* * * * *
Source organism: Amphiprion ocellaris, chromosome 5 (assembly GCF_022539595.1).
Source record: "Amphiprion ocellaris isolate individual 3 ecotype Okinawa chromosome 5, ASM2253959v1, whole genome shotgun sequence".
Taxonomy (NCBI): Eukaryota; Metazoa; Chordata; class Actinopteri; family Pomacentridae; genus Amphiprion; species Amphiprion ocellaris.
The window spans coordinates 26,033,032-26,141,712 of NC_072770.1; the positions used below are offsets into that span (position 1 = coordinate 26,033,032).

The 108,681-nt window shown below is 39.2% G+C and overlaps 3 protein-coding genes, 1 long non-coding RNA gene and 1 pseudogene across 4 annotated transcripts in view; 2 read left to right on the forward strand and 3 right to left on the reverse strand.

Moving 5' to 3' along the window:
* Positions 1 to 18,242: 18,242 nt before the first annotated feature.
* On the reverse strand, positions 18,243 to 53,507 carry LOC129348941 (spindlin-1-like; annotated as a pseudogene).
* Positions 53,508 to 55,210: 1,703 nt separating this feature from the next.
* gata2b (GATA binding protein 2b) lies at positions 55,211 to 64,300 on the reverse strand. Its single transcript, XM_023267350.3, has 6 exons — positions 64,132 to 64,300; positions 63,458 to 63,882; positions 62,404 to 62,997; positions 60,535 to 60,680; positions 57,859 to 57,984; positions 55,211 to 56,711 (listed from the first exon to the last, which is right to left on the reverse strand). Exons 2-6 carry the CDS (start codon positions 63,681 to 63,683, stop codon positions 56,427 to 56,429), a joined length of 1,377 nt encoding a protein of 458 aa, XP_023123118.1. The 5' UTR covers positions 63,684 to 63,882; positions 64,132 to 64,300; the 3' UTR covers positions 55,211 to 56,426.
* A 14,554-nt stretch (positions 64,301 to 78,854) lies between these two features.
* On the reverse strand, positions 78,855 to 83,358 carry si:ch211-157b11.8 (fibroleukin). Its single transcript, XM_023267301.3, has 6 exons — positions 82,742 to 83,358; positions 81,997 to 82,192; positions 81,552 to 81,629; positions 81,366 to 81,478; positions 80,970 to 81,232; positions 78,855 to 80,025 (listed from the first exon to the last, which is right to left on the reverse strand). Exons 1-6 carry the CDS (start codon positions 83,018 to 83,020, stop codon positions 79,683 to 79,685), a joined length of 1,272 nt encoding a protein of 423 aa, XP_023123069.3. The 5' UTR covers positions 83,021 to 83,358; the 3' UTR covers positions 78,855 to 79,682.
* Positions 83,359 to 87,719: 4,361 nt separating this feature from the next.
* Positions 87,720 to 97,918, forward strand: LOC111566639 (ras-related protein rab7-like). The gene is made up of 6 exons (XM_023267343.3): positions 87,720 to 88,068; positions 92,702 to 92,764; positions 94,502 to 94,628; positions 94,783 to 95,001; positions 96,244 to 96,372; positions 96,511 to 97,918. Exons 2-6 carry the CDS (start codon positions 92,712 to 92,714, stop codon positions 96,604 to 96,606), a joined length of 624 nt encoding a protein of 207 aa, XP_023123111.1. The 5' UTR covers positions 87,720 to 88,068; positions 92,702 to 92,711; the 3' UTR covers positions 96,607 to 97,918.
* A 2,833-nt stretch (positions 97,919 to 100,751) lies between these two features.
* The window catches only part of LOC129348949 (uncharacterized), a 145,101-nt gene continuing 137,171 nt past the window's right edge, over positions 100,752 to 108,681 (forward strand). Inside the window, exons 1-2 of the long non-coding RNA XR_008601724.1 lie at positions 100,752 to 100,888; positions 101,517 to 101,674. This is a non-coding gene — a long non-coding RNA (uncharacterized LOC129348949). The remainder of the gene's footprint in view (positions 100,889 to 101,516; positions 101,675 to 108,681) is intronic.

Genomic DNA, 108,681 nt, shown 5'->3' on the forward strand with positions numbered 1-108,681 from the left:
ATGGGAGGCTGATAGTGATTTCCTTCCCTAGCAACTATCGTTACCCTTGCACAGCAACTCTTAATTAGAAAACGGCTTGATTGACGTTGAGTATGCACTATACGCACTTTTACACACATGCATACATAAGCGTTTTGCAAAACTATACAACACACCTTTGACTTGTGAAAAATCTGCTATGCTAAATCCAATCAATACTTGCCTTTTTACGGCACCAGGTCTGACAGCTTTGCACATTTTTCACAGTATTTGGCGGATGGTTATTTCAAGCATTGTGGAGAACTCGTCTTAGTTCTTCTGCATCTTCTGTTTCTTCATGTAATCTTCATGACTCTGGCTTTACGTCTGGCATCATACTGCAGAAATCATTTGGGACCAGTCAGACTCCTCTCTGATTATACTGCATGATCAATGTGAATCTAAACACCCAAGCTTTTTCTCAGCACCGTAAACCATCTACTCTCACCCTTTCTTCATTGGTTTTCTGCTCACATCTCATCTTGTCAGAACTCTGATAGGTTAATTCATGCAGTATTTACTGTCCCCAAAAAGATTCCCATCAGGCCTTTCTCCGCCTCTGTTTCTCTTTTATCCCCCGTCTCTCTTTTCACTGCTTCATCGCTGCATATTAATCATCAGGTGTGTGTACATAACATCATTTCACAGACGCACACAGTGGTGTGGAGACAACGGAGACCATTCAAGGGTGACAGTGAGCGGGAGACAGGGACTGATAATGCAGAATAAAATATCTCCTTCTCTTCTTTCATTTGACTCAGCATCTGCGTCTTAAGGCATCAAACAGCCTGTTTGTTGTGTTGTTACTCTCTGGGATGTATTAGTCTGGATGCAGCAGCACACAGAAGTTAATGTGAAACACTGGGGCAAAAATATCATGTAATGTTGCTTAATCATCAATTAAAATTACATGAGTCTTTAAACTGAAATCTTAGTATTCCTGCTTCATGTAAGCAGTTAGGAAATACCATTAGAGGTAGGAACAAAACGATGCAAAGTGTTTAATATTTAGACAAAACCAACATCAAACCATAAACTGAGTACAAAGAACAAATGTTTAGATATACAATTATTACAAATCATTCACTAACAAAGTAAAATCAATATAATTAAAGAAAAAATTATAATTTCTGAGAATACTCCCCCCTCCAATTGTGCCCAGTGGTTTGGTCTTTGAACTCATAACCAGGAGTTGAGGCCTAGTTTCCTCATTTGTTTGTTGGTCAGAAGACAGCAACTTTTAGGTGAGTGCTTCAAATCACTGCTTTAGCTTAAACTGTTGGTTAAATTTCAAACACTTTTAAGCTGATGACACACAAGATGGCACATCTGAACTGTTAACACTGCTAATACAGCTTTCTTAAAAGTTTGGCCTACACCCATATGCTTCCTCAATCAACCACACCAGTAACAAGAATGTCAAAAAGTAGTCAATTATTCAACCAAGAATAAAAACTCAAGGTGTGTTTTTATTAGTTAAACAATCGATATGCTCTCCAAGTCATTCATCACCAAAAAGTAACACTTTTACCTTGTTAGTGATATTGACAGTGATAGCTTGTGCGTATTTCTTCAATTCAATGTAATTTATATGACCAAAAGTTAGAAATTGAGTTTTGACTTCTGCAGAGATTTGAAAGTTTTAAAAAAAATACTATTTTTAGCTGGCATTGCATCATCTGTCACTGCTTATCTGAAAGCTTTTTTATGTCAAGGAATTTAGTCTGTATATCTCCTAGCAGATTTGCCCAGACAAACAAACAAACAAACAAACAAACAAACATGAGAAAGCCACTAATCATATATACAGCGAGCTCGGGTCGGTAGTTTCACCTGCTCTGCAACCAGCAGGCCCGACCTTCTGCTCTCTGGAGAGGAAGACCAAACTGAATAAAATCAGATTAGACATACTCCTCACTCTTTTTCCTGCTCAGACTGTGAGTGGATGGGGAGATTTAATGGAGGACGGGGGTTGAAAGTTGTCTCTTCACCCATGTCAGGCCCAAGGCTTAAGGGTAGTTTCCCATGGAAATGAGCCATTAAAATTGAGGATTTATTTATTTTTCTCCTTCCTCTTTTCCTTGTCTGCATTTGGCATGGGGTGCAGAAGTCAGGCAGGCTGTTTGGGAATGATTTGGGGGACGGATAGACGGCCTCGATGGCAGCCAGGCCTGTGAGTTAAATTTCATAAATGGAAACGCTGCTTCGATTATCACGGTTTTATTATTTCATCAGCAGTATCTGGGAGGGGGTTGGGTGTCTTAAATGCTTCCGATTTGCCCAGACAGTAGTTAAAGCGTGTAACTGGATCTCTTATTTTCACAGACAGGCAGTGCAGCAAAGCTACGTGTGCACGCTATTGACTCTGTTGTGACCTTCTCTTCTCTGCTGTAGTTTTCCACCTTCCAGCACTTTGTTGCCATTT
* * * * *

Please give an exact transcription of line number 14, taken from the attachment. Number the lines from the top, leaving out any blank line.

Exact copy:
* Positions 87,720 to 97,918, forward strand: LOC111566639 (ras-related protein rab7-like). The gene is made up of 6 exons (XM_023267343.3): positions 87,720 to 88,068; positions 92,702 to 92,764; positions 94,502 to 94,628; positions 94,783 to 95,001; positions 96,244 to 96,372; positions 96,511 to 97,918. Exons 2-6 carry the CDS (start codon positions 92,712 to 92,714, stop codon positions 96,604 to 96,606), a joined length of 624 nt encoding a protein of 207 aa, XP_023123111.1. The 5' UTR covers positions 87,720 to 88,068; positions 92,702 to 92,711; the 3' UTR covers positions 96,607 to 97,918.